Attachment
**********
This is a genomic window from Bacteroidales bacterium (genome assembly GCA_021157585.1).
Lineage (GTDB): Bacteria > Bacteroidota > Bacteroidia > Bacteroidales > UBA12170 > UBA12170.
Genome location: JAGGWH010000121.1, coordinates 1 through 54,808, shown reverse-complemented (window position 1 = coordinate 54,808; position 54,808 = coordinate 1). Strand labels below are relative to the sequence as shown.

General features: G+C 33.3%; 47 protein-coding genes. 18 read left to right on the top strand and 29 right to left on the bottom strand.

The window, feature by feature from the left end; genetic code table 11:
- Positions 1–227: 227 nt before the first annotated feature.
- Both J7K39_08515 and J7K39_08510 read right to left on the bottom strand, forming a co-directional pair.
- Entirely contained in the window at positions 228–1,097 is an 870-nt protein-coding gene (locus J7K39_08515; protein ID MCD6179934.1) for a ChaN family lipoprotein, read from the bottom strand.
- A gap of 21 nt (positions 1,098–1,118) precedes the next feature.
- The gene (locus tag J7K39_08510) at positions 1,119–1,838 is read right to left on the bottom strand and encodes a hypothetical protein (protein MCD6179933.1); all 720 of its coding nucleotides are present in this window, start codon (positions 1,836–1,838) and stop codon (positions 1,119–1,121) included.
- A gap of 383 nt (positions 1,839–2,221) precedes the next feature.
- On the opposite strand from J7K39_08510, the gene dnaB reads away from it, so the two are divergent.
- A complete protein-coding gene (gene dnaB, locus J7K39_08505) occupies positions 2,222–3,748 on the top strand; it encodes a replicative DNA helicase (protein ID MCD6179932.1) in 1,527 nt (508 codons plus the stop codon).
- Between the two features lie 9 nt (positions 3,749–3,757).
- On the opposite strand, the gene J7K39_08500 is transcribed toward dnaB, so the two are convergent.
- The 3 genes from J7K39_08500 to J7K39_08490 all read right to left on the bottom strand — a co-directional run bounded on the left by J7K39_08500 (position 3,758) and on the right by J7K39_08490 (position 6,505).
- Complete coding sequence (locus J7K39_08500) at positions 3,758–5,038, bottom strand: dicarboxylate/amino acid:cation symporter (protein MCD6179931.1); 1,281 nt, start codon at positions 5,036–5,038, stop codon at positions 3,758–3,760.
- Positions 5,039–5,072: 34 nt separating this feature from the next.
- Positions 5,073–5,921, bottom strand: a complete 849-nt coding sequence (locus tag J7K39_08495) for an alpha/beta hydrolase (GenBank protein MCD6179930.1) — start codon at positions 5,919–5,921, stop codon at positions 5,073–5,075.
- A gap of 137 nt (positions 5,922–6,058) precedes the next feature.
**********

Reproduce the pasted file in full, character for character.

This is a genomic window from Bacteroidales bacterium (genome assembly GCA_021157585.1).
Lineage (GTDB): Bacteria > Bacteroidota > Bacteroidia > Bacteroidales > UBA12170 > UBA12170.
Genome location: JAGGWH010000121.1, coordinates 1 through 54,808, shown reverse-complemented (window position 1 = coordinate 54,808; position 54,808 = coordinate 1). Strand labels below are relative to the sequence as shown.

General features: G+C 33.3%; 47 protein-coding genes. 18 read left to right on the top strand and 29 right to left on the bottom strand.

The window, feature by feature from the left end; genetic code table 11:
- Positions 1–227: 227 nt before the first annotated feature.
- Both J7K39_08515 and J7K39_08510 read right to left on the bottom strand, forming a co-directional pair.
- Entirely contained in the window at positions 228–1,097 is an 870-nt protein-coding gene (locus J7K39_08515; protein ID MCD6179934.1) for a ChaN family lipoprotein, read from the bottom strand.
- A gap of 21 nt (positions 1,098–1,118) precedes the next feature.
- The gene (locus tag J7K39_08510) at positions 1,119–1,838 is read right to left on the bottom strand and encodes a hypothetical protein (protein MCD6179933.1); all 720 of its coding nucleotides are present in this window, start codon (positions 1,836–1,838) and stop codon (positions 1,119–1,121) included.
- A gap of 383 nt (positions 1,839–2,221) precedes the next feature.
- On the opposite strand from J7K39_08510, the gene dnaB reads away from it, so the two are divergent.
- A complete protein-coding gene (gene dnaB, locus J7K39_08505) occupies positions 2,222–3,748 on the top strand; it encodes a replicative DNA helicase (protein ID MCD6179932.1) in 1,527 nt (508 codons plus the stop codon).
- Between the two features lie 9 nt (positions 3,749–3,757).
- On the opposite strand, the gene J7K39_08500 is transcribed toward dnaB, so the two are convergent.
- The 3 genes from J7K39_08500 to J7K39_08490 all read right to left on the bottom strand — a co-directional run bounded on the left by J7K39_08500 (position 3,758) and on the right by J7K39_08490 (position 6,505).
- Complete coding sequence (locus J7K39_08500) at positions 3,758–5,038, bottom strand: dicarboxylate/amino acid:cation symporter (protein MCD6179931.1); 1,281 nt, start codon at positions 5,036–5,038, stop codon at positions 3,758–3,760.
- Positions 5,039–5,072: 34 nt separating this feature from the next.
- Positions 5,073–5,921, bottom strand: a complete 849-nt coding sequence (locus tag J7K39_08495) for an alpha/beta hydrolase (GenBank protein MCD6179930.1) — start codon at positions 5,919–5,921, stop codon at positions 5,073–5,075.
- A gap of 137 nt (positions 5,922–6,058) precedes the next feature.